This time last year, I was sweltering through a summer in central London. And that, let me tell you, was no fun at all.
Air conditioning is not a thing in houses in the UK. We always say blithely that with our rotten weather, we don’t need it, and for 90% of the time we’d be right—except for those rare one or two days in the British summer when it isn’t actively raining. Days when it’s hot, muggy, and uncomfortable, instead. In London, all that heat hammers down on closely-built streets, sinks into the bricks and mortar, and reflects right back out at the poor souls who live there. A time when even the sparrows look dejected and weighed down by heat and grime.
Pro Tip: If ever you visit London in the summer and it’s very hot, do try and avoid the Underground (the “Tube”). There’s no air-conditioning down there, either.
All in all, high summer in London can be unendurable.
High summer in the British countryside however… now that’s a different story altogether.
Late in 2015, we upped stakes from London and made our escape to the country. These days we live not in a row of houses in London’s east end surrounded by thousands of others, but in an early Victorian former rectory on a barely-paved lane on the edge of a village, deep in the Nottinghamshire countryside.
Nowadays on a summer morning, I don’t wake up to look out of the window to stare at the row of houses across the street, but instead dawn over the hills and fields looks like this:
When my husband and I walk Molly, our cockerpoo, it isn’t through hot, dusty streets to the local park, where all you can do is walk the perimeter and wish you were somewhere else. Instead, turn left out of the drive and twenty yards later the lane I live on becomes a magical place, bounded by thick hedgerows and fields of winter wheat, with pheasants, hawks and herons in the fields. The entire lane just swoops with swallows at this time of year, wheeling through the air to show off their white undersides and dark-blue forked tails, while their cousins the house martins are nesting in the eaves of our house. The lane – and our garden, in fact – is the haunt of pipstrelle bats every evening. Thankfully, between swallows and bats, the local midge population is kept reasonably in check.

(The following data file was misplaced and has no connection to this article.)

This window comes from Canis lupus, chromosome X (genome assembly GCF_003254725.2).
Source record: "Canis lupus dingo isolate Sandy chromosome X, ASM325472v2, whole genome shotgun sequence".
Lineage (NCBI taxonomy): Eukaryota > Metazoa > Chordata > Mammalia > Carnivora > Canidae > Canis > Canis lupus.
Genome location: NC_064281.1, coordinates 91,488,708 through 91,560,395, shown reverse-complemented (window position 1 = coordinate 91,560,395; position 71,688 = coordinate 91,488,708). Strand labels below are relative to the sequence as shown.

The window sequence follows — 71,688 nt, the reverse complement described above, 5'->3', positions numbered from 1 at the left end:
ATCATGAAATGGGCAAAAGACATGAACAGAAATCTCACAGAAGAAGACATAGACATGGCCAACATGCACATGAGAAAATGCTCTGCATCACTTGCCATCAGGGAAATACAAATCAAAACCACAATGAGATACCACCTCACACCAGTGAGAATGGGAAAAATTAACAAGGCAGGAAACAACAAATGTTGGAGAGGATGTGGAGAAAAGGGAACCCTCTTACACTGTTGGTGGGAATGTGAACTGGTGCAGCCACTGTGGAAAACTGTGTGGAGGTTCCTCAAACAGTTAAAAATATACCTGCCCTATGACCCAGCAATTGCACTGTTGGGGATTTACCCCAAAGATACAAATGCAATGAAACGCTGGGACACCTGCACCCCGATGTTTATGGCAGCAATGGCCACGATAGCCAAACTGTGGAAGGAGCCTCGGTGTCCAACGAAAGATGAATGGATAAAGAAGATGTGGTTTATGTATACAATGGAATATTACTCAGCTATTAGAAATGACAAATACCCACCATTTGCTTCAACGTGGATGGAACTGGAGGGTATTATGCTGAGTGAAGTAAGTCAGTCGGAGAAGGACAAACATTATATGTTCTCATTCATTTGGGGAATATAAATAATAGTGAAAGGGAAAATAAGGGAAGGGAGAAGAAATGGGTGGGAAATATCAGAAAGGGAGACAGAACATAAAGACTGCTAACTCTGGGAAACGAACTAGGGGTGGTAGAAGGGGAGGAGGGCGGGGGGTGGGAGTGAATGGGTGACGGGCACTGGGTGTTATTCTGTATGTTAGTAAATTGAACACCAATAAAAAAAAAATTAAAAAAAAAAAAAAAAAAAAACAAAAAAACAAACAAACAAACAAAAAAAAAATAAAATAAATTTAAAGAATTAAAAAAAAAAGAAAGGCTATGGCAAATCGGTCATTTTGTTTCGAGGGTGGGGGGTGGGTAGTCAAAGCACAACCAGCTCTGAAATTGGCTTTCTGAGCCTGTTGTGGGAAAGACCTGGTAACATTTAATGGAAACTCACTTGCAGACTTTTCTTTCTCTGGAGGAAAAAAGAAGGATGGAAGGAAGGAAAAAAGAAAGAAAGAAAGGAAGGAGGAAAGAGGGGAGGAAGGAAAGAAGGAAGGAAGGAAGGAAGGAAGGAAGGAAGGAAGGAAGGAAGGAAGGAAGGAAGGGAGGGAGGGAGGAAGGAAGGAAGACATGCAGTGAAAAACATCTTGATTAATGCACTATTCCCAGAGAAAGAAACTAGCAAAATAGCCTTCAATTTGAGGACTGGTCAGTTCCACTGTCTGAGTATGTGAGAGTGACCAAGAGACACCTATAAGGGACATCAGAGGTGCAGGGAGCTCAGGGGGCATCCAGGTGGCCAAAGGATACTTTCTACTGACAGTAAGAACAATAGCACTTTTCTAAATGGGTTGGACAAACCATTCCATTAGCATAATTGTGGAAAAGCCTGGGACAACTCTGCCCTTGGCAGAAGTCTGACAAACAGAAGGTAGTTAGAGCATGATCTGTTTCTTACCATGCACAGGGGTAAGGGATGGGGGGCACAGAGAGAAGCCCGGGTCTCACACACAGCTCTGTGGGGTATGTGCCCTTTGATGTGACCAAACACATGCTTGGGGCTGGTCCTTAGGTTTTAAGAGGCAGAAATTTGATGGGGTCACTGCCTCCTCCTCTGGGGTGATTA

Here’s the lane in early summer.
And evenings here… well, let’s just say that even if you’re in a park in London, the sky above is confined, bounded on every side by tall old terraces or modern tower blocks. You can’t see very far and sunsets are usually rather disappointing. No vistas, you see. But sunsets in the country… well.
So no regrets. Living here makes the summer far more bearable. There’s far more to see, far more to do, and the Lord be thanked, I may never have to get onto a Tube train again in my life. And to celebrate, what better than a jug of Pimms? It’s the most summery drink of all time.
Mix 1 part PIMM’S* No.1
with 3 parts chilled lemonade;
add some mint, cucumber, orange segments
and chopped strawberries
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Enjoy summer, everyone!
I love sitting out o the patio in summer reading from my absolutely HUGE TBR pile. Also we usually take a few European coach holidays as well, Belgium is up next n a few weks1
I used to travel often to Brussels for work, to go to various EU meetings. Brussels is a tad boring, but Bruges is *lovely*.
Hope you have a good time!
I am *definitely* not a city girl–country mouse all the way for me! I love your pictures here, especially the country lanes. So enjoy hearing about your transition–I’m sure the BF will enjoy the recipe too!
Thank you for sharing those pictures with us and for the post. I’m a city person and have never been out in the country side.